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What It Would (Really) Take to Abolish the Electoral College

Rolling Stone — Ryan Bort

In 2016, Americans cast their ballots for Hillary Clinton by a margin of close to three million votes. Donald Trump became president, though, because of the Electoral College, which he won 304-227. The system is ostensibly in place to ensure that nation’s rural areas have a voice in national elections, but as a larger and larger percentage of Americans settle in urban areas, the Electoral College is becoming more and more outdated. Though the issue is a nonstarter for Republicans, who have benefitted from the disproportionate influence the system gives to rural America, several Democrats are beginning to take the prospect of abolishing it seriously.

On Monday night, Sen. Elizabeth Warren (D-MA) proposed the idea at a CNN town hall in Jackson, Mississippi. “I believe we need a Constitutional amendment that protects the right to vote for every American citizen and to make sure that vote gets counted,” she said, arguing that laws that suppress the votes of minorities need to be repealed. “We need to make sure that every vote counts,” she added. “Come the general election, presidential candidates don’t come to places like Mississippi. They also don’t come to places like California and Massachusetts. We’re not the battleground states. My view is that every vote matters. The way we can make that happen is that we can have national voting and that means getting rid of the Electoral College.”

The morning after Warren’s town hall, the Washington Post published an interview with Pete Buttigieg, whose 2020 star has risen in recent weeks. “It’s gotta go,” the South Bend, Indiana, mayor said of the Electoral College. “We need a national popular vote. It would be reassuring from the perspective of believing we’re a democracy. But I also think it would be highly encouraging of voter participation on the national level.”

At an event in Pennsylvania on Tuesday, Beto O’Rourke was asked what he thought of the idea. “I think there’s a lot to that,” he said. “You had an election in 2016 where the loser got three million more votes than the victor. It puts some states out of play altogether. They don’t feel like their votes really count. If we really want every person to vote and want to give them every reason to vote, we have to make sure their votes count and go to the candidate of their choosing. I think there’s a lot of wisdom in that.”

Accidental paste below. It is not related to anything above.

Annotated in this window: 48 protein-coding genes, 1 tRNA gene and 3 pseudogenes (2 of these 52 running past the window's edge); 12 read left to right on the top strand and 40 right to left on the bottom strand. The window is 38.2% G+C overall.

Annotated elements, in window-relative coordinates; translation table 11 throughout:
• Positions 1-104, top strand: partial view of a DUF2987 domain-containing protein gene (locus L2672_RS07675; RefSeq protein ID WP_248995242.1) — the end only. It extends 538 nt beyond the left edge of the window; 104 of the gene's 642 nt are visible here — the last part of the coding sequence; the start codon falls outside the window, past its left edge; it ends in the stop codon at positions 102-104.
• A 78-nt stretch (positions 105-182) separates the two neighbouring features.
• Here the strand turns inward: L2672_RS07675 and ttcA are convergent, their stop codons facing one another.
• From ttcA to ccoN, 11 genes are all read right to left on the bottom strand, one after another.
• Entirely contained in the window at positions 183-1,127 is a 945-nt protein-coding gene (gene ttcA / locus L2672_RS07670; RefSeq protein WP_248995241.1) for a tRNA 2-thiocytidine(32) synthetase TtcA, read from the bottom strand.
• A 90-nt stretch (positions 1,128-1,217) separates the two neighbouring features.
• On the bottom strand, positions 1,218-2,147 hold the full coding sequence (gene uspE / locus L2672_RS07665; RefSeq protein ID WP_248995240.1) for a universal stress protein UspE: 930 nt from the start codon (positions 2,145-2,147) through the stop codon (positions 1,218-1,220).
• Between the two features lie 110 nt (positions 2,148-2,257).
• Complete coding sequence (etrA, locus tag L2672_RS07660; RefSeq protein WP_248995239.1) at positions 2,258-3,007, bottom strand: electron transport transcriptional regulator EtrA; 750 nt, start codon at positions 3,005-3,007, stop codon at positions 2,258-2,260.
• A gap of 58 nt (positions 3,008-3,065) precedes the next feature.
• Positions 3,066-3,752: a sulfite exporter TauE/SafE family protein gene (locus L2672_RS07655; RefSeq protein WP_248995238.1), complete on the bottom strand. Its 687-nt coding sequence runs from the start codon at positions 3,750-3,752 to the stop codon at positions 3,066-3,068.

Regardless of how much wisdom exists in the idea to abolish the Electoral College and decide presidential elections on, you know, which candidate receives the most votes, the move would require a constitutional amendment, which is rather tough to pass. To do so, two-thirds of both the Senate and House of Representatives would need to support the change, as would 38 of the 50 states. This isn’t likely to happen even if Democrats were to control both houses of Congress, as Republicans have railed against the idea at every turn. “The desire to abolish the Electoral College is driven by the idea Democrats want rural America to go away politically,” Sen. Lindsey Graham (R-SC) tweeted in response to Warren’s town hall. “#ElectoralCollege was work of genius by founders,” added Sen. Marco Rubio (R-FL). “It requires candidates for President to earn votes from various parts of country. And it makes sure interests of less populated areas aren’t ignored at the expense of densely populated areas.”

Absent a Constitutional amendment, however, there’s something called the National Popular Vote Interstate Compact. If a state signs onto the NPVIC, it pledges to allocate all of its Electoral College votes to whichever candidate wins the national popular vote. The compact takes effect only after the total electoral college votes of the states who sign on surpasses 270, the minimum needed to win the election. If that happens, it would ensure that whichever candidate wins the national popular vote would also win the Electoral College.

On Friday, Colorado Governor Jared Polis signed a bill entering the state into the compact, joining other solidly blue states like California, Connecticut, Hawaii, Illinois, Massachusetts, Maryland, New Jersey, New York, Rhode Island, Vermont, Washington and the District of Columbia. Those states and D.C. represent 181 Electoral College votes, which means several red states would need to get on board before the NPVIC would have any chance of taking effect. Even if that were to happen, it would likely be challenged in the courts, and legal scholars disagree over whether the NPVIC is actually Constitutional. This doesn’t mean the issue isn’t worth pursuing, as Buttigieg explained to the Post. “It wouldn’t be easy to do overnight, but it would also have the function of reminding everybody that structural reforms are an option, and encouraging us to have that level of intellectual ambition,” he said.

As is the case with many of the issues proposed by Democrats and maligned by Republicans, most Americans support the idea of using the popular vote to decide elections. A 2018 poll by the Public Religion Research Institute found that 65 percent of Americans believe the national popular vote should decide presidential elections, compared to 32 percent who still believe in the Electoral College.

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